Daily Fantasy NASCAR Track Preview: Bank of America ROVAL 400
One of the unique challenges with daily fantasy NASCAR is that every track is different. Not only does this mean that certain drivers will perform better at one place than another, but each track will have different scoring tendencies than the previous one. That means we need to alter our strategies pretty drastically.
Each week here on numberFire, we're going to dig into the track that's hosting the upcoming weekend's race to see what all we need to know when we're setting our lineups. We'll have a separate piece that looks at drivers who have excelled there in the past; here, we just want to know about the track itself. Once qualifying has been completed, we'll also have a primer detailing which drivers fit this strategy and should be in your lineup for that week.
This week, the Monster Energy NASCAR Cup Series will wrap up the first round of the playoffs at the Charlotte Roval with the Bank of America ROVAL 400. What do we need to know about the track before filling out our NASCAR DFS lineups? Let's check it out.
There's a whole lot poppin' this weekend in Charlotte. Primarily, it's the cutoff race for the first round of the Monster Energy NASCAR Cup Series playoffs as the field gets trimmed to 12 drivers from 16. It's also just the second time the series has taken a trip on the Charlotte roval, and last year's race was an adventure.
We'll get back to the track in a second, but first, let's go through the implications of the playoffs.
Martin Truex Jr., Kevin Harvick, and Kyle Busch have already advanced to the next round, so they can just gun for a win here. As noted by FOX Sports' Bob Pockrass, Brad Keselowski, Denny Hamlin, and Joey Logano can all clinch just by finishing 30th or better, so their spots are likely secure in the next round, as well.
Here's the rest of the playoff grid along with where they are relative to the cutline in 12th spot.
|Driver||Rank||Points to Cutline|
Outside of points, the other way to advance is by winning a race in the round. That's Erik Jones' lone remaining hope, so he'll be going full DGAF mode here and focusing solely on getting that checkered flag.
Chase Elliott and Kyle Larson are decently safe unless they run into major issues, but the others will need to prioritize stage points on Sunday. And this is a big factor at road courses.
In Sonoma earlier this year, William Byron qualified on the pole. He eventually slid back a couple of spots in the field. Rather than having Byron pit with the leaders before the end of the opening stage, allowing him to stay out under caution and pick up track position, crew chief Chad Knaus told Byron to stay out. He did and collected 10 points for the stage win. That's equivalent to 10 spots at the end of the race, and that strategy played a role in getting Byron into the playoffs.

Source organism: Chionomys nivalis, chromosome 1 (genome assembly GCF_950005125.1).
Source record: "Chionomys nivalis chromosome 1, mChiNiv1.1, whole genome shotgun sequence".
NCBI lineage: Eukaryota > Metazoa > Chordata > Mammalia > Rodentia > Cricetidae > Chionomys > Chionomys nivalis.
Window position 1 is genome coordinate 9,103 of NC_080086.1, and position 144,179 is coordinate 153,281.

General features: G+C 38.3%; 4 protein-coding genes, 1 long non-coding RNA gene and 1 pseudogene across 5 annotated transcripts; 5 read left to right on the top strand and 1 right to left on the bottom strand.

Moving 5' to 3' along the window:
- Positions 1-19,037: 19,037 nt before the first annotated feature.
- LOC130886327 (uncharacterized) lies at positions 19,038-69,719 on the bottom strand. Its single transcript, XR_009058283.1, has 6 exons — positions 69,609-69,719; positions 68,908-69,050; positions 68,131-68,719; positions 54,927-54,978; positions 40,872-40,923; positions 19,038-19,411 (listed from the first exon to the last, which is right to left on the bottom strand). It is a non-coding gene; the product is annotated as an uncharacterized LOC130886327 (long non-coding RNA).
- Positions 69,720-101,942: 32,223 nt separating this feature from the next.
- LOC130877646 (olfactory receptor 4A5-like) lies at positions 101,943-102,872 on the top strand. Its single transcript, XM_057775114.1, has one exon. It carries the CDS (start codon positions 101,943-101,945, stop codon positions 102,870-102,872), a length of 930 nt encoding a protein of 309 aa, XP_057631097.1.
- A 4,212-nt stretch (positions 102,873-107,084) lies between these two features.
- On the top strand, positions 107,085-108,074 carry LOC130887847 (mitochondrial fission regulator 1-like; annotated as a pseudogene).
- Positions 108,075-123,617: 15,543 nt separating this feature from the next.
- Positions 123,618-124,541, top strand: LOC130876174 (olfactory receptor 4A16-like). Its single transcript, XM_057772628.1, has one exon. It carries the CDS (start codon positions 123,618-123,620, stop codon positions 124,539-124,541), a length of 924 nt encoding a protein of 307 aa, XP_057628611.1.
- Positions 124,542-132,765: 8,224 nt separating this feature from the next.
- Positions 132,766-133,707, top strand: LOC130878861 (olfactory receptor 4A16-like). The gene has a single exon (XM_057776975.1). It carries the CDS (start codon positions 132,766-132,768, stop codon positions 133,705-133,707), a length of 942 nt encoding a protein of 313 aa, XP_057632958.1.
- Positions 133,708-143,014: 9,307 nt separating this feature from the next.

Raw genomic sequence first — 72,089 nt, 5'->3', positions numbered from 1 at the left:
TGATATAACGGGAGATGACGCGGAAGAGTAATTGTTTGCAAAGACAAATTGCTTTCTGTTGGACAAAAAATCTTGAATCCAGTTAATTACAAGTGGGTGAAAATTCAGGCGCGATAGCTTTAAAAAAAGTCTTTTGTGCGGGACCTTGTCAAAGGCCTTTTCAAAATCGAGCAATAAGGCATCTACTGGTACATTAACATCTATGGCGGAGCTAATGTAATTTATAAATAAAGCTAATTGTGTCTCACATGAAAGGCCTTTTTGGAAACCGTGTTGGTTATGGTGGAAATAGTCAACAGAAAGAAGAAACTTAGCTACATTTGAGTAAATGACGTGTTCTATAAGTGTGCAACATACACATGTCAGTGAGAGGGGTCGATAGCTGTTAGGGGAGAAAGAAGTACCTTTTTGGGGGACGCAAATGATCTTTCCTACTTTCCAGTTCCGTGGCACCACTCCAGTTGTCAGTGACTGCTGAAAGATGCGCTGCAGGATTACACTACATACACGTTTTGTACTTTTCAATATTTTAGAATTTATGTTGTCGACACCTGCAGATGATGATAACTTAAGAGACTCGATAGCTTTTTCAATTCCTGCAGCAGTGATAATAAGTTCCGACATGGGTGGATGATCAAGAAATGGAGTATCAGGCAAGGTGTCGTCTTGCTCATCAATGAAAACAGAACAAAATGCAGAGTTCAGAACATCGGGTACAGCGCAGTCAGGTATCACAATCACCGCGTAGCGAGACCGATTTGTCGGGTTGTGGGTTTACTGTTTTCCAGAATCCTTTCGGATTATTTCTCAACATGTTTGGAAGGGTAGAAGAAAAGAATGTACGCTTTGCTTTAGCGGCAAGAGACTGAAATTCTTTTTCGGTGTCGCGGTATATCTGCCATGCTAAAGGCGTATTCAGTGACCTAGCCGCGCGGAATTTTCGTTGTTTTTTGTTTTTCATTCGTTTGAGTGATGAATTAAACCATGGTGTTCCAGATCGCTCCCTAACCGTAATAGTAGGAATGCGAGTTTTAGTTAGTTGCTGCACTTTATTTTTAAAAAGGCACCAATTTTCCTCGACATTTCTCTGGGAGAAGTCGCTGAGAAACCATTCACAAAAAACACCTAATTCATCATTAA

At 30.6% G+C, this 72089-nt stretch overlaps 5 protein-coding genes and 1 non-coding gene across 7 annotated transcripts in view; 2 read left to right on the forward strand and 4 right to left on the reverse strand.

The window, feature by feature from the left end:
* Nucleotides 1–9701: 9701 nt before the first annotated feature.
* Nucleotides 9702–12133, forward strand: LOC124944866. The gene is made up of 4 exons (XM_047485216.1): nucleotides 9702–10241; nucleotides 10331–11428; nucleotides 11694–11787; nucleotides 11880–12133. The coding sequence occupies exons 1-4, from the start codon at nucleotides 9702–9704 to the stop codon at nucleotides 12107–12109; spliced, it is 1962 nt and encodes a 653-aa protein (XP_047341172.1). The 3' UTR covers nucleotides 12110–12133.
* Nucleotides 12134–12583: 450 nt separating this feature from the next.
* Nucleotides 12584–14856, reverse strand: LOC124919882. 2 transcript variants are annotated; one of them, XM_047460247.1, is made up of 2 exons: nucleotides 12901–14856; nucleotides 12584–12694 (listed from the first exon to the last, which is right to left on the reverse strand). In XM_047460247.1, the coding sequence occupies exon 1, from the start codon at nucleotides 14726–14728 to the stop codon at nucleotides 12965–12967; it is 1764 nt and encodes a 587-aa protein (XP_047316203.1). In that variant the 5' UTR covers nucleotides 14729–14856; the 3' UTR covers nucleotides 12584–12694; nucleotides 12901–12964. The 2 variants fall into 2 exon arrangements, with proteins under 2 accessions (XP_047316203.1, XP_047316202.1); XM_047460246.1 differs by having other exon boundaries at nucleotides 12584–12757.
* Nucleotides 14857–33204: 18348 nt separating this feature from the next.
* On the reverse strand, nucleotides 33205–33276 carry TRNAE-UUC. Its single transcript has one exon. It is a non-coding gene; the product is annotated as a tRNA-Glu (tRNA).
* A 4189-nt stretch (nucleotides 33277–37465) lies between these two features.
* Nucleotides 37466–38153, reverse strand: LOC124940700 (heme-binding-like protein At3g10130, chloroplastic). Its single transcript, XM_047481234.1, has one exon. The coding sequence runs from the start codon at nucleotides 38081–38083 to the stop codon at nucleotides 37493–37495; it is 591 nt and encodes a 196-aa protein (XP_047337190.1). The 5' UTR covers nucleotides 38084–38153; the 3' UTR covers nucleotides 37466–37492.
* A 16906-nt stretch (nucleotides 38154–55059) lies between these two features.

But on FanDuel, we don't get points for stage points. We care only about where a driver finishes, and Byron finished 19th there partly because of the track position he lost while prioritizing stage points. It's a good strategy for the teams, but it definitely hurts their appeal for DFS.
This is a concern we'll have for all the drivers between 9th and 15th in the standings entering the race. The others will likely be focused on a win, similar to the non-playoff drivers. But we will need to at least keep this in mind when considering drivers right on the bubble for advancing to the next round.
That'll all be going down at a track that bathed in chaos last year. Sunday's going to be exciting.
With this being just the second race at the track, what did we learn during last year's race? And which data there should we disregard? Let's dig in and sort that all out.
Roster Construction and Strategy
A big key for determining strategy in daily fantasy NASCAR is the number of laps in the race. A longer race means you want more cars close to the front who can get upside via laps led. A shorter one leads you to stack the back as drivers back there can generate upside via place-differential points.
Sunday's race will be the third-shortest of the year with just 109 laps, leaving 10.9 FanDuel points for laps led. This should funnel us to target drivers starting further back, right?
In last year's Charlotte roval race, that was not the case. Four of the drivers in the perfect lineup started the race in the top 10.
|Perfect Lineup||Salary||Starting Position||Laps Led|
This could be a potential indicator that passing was impossible during the race, preventing drivers who were slow in qualifying from working their way forward during the race. But once we dig in, the way this race played out will start to look a bit fluky.
The first big red flag against our initial hypothesis comes via Keselowski. He started that race all the way back in 25th. Despite that, Keselowski still managed to lead 29 laps, second-most for any driver in the race. That wouldn't have happened if passing were a complete chore.